SEPTEMBER 24, 2019
Tips for Homeschooling with Prader-Willi Syndrome
Have you ever heard of the term “accidental homeschooler”? Well, that was our family. Before kids, I did have dreams of homeschooling but when I was blessed through foster care with a baby with Prader-Willi Syndrome I figured that homeschooling would not be a possibility. Not long after our son came to live with us I received another surprise, I became pregnant with our second child, a beautiful baby girl. My days of parenting began with a whole lot of doctor appointments and therapy appointments for my son who was very medically fragile. We were constantly on the road.
What exactly is Prader-Willi syndrome?
- Infants begin life with “failure to thrive” which in my son’s case involved a feeding tube and apnea monitor
- PWS is a complex genetic disorder that affects appetite, growth, metabolism, cognitive function and behavior
- It is caused by a deletion or partial deletion of chromosome 15.
- In a strange twist, the “failure to thrive” eventually changes and the person has an insatiable appetite.
- Sometimes autism can be part of the symptoms, which was my son’s case.
Once our son was healthy enough he was able to attend a special needs preschool through the public school system. While there he was able to get all of the various therapies he needed; speech therapy, occupational therapy, and physical therapy. He had a wonderfully patient teacher who was able to keep up with him. Of course there were mishaps like losing out on riding on the bus for a while but for the most part, it was a really good experience.
Then it was time for him to go to kindergarten but the special education classroom he was placed in wasn’t appropriate for his needs. To put it lightly, he was too much of a handful for the classroom and needed more supervision and one on one instruction. Next, he was moved to a different school to a behavioral special needs classroom which was an absolute nightmare. It was not an appropriate special education placement for him, he was not treated well, and a few times a week I was asked to come get him before school was out. Finally, I had enough and told them to get all of his things ready because he was coming home for good.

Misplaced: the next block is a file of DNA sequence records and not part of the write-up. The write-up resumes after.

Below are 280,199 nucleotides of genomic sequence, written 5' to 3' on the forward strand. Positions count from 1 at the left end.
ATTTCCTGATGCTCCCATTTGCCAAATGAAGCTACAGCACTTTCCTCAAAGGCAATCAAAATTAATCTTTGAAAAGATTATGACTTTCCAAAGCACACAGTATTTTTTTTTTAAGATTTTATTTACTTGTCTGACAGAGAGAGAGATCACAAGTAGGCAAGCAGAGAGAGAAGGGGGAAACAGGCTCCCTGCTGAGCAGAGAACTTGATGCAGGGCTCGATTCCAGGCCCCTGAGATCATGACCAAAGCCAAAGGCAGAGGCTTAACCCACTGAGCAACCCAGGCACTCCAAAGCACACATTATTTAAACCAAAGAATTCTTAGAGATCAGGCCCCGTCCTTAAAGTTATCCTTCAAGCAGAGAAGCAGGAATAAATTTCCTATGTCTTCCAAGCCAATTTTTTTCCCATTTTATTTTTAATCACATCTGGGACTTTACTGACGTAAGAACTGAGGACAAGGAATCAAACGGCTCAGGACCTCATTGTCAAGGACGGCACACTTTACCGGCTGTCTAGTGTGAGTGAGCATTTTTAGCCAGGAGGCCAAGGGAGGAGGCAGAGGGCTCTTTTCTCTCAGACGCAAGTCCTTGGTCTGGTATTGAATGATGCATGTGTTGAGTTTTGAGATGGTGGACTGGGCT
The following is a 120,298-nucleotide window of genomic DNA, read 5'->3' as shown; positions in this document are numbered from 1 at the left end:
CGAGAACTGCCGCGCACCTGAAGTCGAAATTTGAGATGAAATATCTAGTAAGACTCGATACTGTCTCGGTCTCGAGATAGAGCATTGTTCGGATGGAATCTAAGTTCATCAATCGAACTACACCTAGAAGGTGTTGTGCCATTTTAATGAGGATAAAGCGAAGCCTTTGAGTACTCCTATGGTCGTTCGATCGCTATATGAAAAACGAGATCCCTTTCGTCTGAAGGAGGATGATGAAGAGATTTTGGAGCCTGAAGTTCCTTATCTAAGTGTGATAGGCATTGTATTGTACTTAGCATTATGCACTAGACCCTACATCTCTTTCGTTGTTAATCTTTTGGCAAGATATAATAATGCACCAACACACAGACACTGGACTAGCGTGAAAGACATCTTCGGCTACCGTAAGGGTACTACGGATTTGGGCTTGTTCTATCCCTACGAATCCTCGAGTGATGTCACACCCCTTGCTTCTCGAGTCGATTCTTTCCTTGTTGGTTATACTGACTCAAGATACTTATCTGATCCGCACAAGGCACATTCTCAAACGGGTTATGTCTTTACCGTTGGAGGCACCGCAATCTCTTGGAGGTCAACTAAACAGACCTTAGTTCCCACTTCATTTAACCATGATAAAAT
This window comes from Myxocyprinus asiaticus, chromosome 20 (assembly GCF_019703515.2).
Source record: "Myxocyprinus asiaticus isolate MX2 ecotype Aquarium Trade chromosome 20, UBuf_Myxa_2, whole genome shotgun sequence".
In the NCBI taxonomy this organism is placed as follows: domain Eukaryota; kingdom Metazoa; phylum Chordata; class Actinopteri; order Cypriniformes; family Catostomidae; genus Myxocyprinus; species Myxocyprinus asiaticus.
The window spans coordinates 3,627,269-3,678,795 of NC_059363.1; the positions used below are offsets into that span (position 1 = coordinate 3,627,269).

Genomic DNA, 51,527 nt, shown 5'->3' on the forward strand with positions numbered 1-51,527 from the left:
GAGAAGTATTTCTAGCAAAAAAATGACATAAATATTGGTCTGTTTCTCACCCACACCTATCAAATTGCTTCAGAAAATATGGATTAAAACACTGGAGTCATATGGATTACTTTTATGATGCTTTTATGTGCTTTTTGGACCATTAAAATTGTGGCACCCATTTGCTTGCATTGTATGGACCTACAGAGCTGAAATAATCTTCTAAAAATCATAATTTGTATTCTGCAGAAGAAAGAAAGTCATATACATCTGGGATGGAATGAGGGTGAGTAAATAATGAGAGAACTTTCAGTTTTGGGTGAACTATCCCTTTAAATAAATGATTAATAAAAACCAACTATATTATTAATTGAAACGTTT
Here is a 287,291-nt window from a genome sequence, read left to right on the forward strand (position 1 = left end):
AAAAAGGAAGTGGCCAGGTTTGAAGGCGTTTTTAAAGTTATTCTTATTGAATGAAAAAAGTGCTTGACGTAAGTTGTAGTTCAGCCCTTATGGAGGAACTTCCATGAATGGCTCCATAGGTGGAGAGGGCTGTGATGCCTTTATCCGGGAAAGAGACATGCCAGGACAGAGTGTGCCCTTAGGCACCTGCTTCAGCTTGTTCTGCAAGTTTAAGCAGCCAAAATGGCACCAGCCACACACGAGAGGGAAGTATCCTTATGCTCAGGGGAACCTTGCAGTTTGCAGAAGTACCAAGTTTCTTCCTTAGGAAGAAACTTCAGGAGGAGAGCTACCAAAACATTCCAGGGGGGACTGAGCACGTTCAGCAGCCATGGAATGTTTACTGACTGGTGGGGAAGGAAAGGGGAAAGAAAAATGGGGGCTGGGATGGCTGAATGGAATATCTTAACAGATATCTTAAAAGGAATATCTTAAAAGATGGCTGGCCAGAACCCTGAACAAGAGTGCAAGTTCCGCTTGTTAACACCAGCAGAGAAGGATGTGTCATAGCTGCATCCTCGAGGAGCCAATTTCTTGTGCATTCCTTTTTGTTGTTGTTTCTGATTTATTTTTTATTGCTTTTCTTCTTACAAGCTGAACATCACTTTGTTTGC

I would be lying if I said it was smooth sailing after but honestly having him home was a lot easier in many ways. I was able to address his special needs through homeschooling and with help from his pediatricians and specialists, we were able to find some medications to help him with behavioral challenges. (he also has extreme ADHD) Have you ever heard of “deschooling?” Simply put by Wikipedia, it is the shift from a traditional, government-influenced institution of schooling to a less-restricted method of learning that focuses on being educated by one’s natural curiosities. This is what we had to do for a couple of months because he was frustrated and defiant with all things school after his kindergarten experience. Initially, we spent a lot of time playing, going on nature walks, swimming, singing, and watching some fun educational shows this was perfect for his ADHD and bringing back his interest in learning. During this initial time, his sister went to a church preschool a few days a week but joined us in the fall as we opened up our homeschool.
Just like most homeschool families I tried different homeschooling methods and styles until I figured out what worked best for us, I even tried “school at home”, but we settled on an eclectic style of homeschooling. Early on I discovered that my son (and my daughter) learned best with hands-on activities. I remember learning numbers and letters with a game where we used textured foam letters in a box that they had to identify before they took them out. This worked well with learning sounds too.
We used a variety of online curriculum including Time4Learning, Science4us, and SpellingCity. We read lots and lots of books and included literature in a lot of what we did. Reading did not come easy for my son and it was a lot of three steps forward and two steps back. He loved listening to stories but as far as reading instruction, sometimes I had to step back for a while and approach it at a different time and in a different way to help with frustration. Math was very much the same way.